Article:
Curing of coatings under solvent evaporation-suppressed conditions, can lead to trapping of solvents and subsequent solvent migration into mid- or topcoats in a multilayer coating system. Such migrations may have adverse effects on the coating mechanical properties, hardness in particular. Using a two-layer epoxy-polyurethane (PU) coating system with a strong practical significance for the heavy industry, the aim of the present work was to quantify the migration-reaction phenomenon for selected alcohols (co-solvents), and map the underlying mechanisms. In the experimental series undertaken, the evaporation rate of solvents was measured gravimetrically, and the urethane group formation quantified by the use of Fourier-transform infrared spectroscopy (FTIR). Simultaneously, the transient hardness development of the epoxy-PU system was followed and the coating surface morphology studied with a three-dimensional profilometer. In addition, to estimate the required coating curing time for dry-to-handle conditions, high-pressure compression measurements were conducted. As expected, due to solvent build-up in a closed exposure chamber, the amount of residual solvents in the epoxy-PU coating system increased under the evaporation-suppressed conditions. In particular, the residual 1-butanol in the epoxy primer migrated to the PU topcoat, where it reacted with the isocyanate reactants. The reduced cross-linking density, as a consequence of this undesired reaction, and the simultaneous suppressed solvent evaporation, resulted in an insufficient hardness development of the PU topcoat, despite continuous evaporation of solvents and consumption of isocyanates were indeed observed. To elucidate the underlying mechanisms, a kinetic study on the reactivity of 1-butanol with the isocyanate crosslinker was also conducted, and it showed a two orders of magnitude higher reaction rate than for the polyol reactant in the PU system, which explains the negative effects of the 1-butanol migration. In comparison, 2-butanol was less reactive towards isocyanates, and could substitute 1-butanol, whereby, under the evaporation-suppressed conditions, the hardness development of the epoxy-PU coating system was significantly improved and the curing time required for high-pressure dry-to-handle conditions reduced from more than eight to four days. The results of this work provide insight and guidelines for how to optimize a formulation to obtain adequate curing of the epoxy-PU coating system under evaporation-suppressed conditions.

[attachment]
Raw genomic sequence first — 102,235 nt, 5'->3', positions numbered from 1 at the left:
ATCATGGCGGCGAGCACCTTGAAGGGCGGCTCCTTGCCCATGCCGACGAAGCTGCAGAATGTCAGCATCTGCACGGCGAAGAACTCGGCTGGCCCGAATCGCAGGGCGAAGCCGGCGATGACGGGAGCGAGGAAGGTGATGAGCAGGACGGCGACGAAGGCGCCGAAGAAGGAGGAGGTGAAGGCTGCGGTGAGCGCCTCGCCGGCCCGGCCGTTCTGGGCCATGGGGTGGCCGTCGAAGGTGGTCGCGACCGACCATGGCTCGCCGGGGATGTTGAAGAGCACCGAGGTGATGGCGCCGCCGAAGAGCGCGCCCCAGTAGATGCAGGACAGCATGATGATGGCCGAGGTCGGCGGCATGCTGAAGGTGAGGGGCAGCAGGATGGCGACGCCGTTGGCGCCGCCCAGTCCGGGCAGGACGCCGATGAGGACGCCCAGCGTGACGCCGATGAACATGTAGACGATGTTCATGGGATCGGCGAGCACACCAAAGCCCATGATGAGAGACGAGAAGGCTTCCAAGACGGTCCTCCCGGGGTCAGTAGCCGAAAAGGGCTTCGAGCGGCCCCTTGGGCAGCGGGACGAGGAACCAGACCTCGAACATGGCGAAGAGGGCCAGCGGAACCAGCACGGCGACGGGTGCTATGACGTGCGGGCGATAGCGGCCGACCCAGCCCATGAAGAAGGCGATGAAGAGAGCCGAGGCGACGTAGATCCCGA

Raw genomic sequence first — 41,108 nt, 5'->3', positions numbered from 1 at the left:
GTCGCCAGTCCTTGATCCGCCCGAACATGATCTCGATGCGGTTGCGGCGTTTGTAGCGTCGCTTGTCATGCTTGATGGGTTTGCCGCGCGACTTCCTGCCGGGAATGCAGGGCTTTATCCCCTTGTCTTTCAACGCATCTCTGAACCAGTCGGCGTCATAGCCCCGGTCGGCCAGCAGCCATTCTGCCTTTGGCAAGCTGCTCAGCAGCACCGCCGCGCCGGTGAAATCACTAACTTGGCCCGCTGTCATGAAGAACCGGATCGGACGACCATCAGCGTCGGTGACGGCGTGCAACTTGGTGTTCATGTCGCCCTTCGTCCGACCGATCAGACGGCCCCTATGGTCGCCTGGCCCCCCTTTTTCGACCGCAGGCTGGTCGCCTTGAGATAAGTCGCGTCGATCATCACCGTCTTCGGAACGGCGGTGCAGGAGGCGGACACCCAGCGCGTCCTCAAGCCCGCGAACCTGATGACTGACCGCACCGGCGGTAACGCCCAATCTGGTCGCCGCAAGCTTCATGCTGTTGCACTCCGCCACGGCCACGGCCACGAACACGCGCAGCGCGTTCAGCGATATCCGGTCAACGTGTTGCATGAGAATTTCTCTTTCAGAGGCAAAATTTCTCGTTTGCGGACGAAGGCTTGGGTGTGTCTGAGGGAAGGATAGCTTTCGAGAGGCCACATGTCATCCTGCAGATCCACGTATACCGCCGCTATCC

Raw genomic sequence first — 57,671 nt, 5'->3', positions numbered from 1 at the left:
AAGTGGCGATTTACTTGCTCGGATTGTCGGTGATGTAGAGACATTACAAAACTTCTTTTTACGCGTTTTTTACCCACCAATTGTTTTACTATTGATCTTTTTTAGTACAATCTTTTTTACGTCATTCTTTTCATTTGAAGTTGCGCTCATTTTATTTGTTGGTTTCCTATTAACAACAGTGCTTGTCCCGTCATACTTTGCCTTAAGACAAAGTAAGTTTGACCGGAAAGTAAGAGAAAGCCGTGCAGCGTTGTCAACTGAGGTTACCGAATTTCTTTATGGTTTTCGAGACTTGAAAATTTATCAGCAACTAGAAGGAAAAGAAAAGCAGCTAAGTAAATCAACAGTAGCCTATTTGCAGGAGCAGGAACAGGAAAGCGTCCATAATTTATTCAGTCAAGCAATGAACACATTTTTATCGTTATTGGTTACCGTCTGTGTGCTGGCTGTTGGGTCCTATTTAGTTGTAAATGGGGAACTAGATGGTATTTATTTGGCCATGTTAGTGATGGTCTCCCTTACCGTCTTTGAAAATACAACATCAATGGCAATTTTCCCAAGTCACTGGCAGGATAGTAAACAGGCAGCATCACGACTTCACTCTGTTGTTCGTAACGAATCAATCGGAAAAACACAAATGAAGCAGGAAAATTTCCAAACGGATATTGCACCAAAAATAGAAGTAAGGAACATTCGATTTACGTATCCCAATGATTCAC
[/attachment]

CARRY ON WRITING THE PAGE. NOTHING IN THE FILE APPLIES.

- Evaporation-suppressed condition